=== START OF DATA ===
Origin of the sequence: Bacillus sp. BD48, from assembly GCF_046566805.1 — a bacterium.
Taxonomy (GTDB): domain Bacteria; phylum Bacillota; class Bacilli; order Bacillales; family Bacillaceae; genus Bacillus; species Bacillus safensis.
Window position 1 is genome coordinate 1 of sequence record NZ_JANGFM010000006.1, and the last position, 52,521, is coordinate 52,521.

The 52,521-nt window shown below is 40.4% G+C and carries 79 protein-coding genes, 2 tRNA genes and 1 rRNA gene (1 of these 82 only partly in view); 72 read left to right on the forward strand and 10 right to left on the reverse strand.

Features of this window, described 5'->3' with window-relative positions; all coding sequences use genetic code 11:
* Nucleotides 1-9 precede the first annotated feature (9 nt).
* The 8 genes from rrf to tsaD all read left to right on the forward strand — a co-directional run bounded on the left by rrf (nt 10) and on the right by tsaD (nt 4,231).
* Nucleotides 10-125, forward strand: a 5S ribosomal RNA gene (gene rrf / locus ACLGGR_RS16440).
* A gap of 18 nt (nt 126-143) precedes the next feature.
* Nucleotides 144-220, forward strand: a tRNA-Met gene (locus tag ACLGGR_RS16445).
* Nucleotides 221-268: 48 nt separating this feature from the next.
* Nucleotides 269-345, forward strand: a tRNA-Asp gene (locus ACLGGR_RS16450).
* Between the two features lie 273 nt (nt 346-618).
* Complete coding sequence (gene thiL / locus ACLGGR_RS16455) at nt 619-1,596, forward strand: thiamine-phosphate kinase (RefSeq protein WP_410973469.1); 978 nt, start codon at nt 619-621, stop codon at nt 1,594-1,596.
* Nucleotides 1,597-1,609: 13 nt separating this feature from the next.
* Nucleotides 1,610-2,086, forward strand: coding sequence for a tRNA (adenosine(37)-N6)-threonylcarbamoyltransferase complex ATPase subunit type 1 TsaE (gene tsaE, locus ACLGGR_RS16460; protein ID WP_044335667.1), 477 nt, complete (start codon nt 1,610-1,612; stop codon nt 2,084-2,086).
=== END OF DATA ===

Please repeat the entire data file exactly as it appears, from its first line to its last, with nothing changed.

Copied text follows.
Origin of the sequence: Bacillus sp. BD48, from assembly GCF_046566805.1 — a bacterium.
Taxonomy (GTDB): domain Bacteria; phylum Bacillota; class Bacilli; order Bacillales; family Bacillaceae; genus Bacillus; species Bacillus safensis.
Window position 1 is genome coordinate 1 of sequence record NZ_JANGFM010000006.1, and the last position, 52,521, is coordinate 52,521.

The 52,521-nt window shown below is 40.4% G+C and carries 79 protein-coding genes, 2 tRNA genes and 1 rRNA gene (1 of these 82 only partly in view); 72 read left to right on the forward strand and 10 right to left on the reverse strand.

Features of this window, described 5'->3' with window-relative positions; all coding sequences use genetic code 11:
* Nucleotides 1-9 precede the first annotated feature (9 nt).
* The 8 genes from rrf to tsaD all read left to right on the forward strand — a co-directional run bounded on the left by rrf (nt 10) and on the right by tsaD (nt 4,231).
* Nucleotides 10-125, forward strand: a 5S ribosomal RNA gene (gene rrf / locus ACLGGR_RS16440).
* A gap of 18 nt (nt 126-143) precedes the next feature.
* Nucleotides 144-220, forward strand: a tRNA-Met gene (locus tag ACLGGR_RS16445).
* Nucleotides 221-268: 48 nt separating this feature from the next.
* Nucleotides 269-345, forward strand: a tRNA-Asp gene (locus ACLGGR_RS16450).
* Between the two features lie 273 nt (nt 346-618).
* Complete coding sequence (gene thiL / locus ACLGGR_RS16455) at nt 619-1,596, forward strand: thiamine-phosphate kinase (RefSeq protein WP_410973469.1); 978 nt, start codon at nt 619-621, stop codon at nt 1,594-1,596.
* Nucleotides 1,597-1,609: 13 nt separating this feature from the next.
* Nucleotides 1,610-2,086, forward strand: coding sequence for a tRNA (adenosine(37)-N6)-threonylcarbamoyltransferase complex ATPase subunit type 1 TsaE (gene tsaE, locus ACLGGR_RS16460; protein ID WP_044335667.1), 477 nt, complete (start codon nt 1,610-1,612; stop codon nt 2,084-2,086).